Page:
Q5: Does having an offline community help with online community building?

Absolutely. Even the smallest of things can make a big impact. For example, as our guest said, make sure that you communicate your social presence to your offline audience. This means including your social handles in your business cards or putting up posters in your physical storefront to encourage your audience to join you online.

As our friends from Propel reminded us, an offline community doesn’t necessarily have to meet as regularly as your online community. Even if you’re only hosting a real-life event once a year, you can still use that to motivate and engage your online communities.

It’s important to remember, however, that online and offline communities can be entirely standalone. This means as Jennifer told us from her example, that you can have a highly-engaged online community even if you don’t have one offline.

Q6: Should your online and offline communities be the same?

It’s not necessary, but depending on the nature of your business, you should have an overlap. For instance, if you’re a retailer with a physical storefront, a majority of your regular customers should be part of your online community as well. At the same time, you can also generate a bigger online following who are not directly customers in your store. Take Wendy’s, for example. The fast-food chain has a massive online community even in countries that don’t have a physical Wendy’s store. At the same time, their regular customers also engage with the brand online.

Samantha shared another good example. As an entrepreneur offering writing services, her online communities are her target audience, whereas her offline audience are her supporters. While there’s still a lot of similarities between the two, they also function separately.

Q7: What can you do offline to support your online community activities?

Actively tell your audience to join your online communities. Whether you’re at an event or selling something at a physical store, you need to inform and encourage your offline communities about your online presence.

Most people would be happy to engage with you online. Here’s an example from our guest’s own experience:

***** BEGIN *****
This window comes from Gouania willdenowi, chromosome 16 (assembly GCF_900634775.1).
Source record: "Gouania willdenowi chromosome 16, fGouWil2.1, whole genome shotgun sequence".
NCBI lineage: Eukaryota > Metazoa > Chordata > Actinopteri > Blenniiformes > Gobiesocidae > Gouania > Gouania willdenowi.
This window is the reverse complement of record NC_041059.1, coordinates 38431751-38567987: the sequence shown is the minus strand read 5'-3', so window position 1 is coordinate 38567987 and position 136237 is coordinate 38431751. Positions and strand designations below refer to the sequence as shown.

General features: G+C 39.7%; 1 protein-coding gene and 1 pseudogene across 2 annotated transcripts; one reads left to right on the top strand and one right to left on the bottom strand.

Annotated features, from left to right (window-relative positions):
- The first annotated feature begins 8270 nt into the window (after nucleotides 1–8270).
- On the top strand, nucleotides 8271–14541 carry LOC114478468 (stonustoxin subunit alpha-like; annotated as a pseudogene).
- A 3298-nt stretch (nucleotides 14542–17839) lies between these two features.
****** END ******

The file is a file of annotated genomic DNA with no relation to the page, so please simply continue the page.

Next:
Another good tactic is, as Kelly explained in her case, to motivate your offline customers to meet others and engage with them online. Networking is a great way to ensure everyone has a benefit. This gives them a strong reason to join your online communities because they also get massive value by following you on social media. That way, they’re not just doing you a favor, but also doing it for themselves.

On the flip side, as our friends from GiveWP said, if you run an online business, encourage your community members and employees to meet up in real life and continue conversations. Of course, don’t forget to follow COVID-safe practices.

Q8: What are your go-to resources about online community building?

Always be learning. As our guest suggested, observe successful communities, engage with them, and learn from what they’re doing well. You can also talk to those community managers. If you have a genuine interest to learn, they’ll be happy to help you. Then practice as you learn. Don’t be afraid to experiment and make mistakes—that’s how you identify what works and what doesn’t.

Jim recommended learning from successful community managers like Deb from Agorapulse and Bella Vasta.

As Matt also added, look at communities you’re part of and think why you like being involved in them. That’s how you want your community to feel about you. So what do they do that you can do too? Look beyond Twitter as well—Facebook and LinkedIn have great communities as well. Learn from everywhere.

Well, folks. That’s all from me this week. Thanks a lot for reading, and for more insights from our community chat about Twitter Spaces, have a look at this Twitter Moment that Joana put together.  We’d love for you to join our #TwitterSmarter community if you haven’t already. We meet every Thursday at 1pm ET, and we’re super consistent—just as any strong community should be. Hope to see you there!


About me, Narmadhaa:

I write all the things—technical and marketing copy to fill the pocket; haiku and short stories to fill the soul. A social media enthusiast, I’m a member of the #TwitterSmarter chat crew, and always happy to take on writing gigs.

Say hello: Personal blog | LinkedIn | Twitter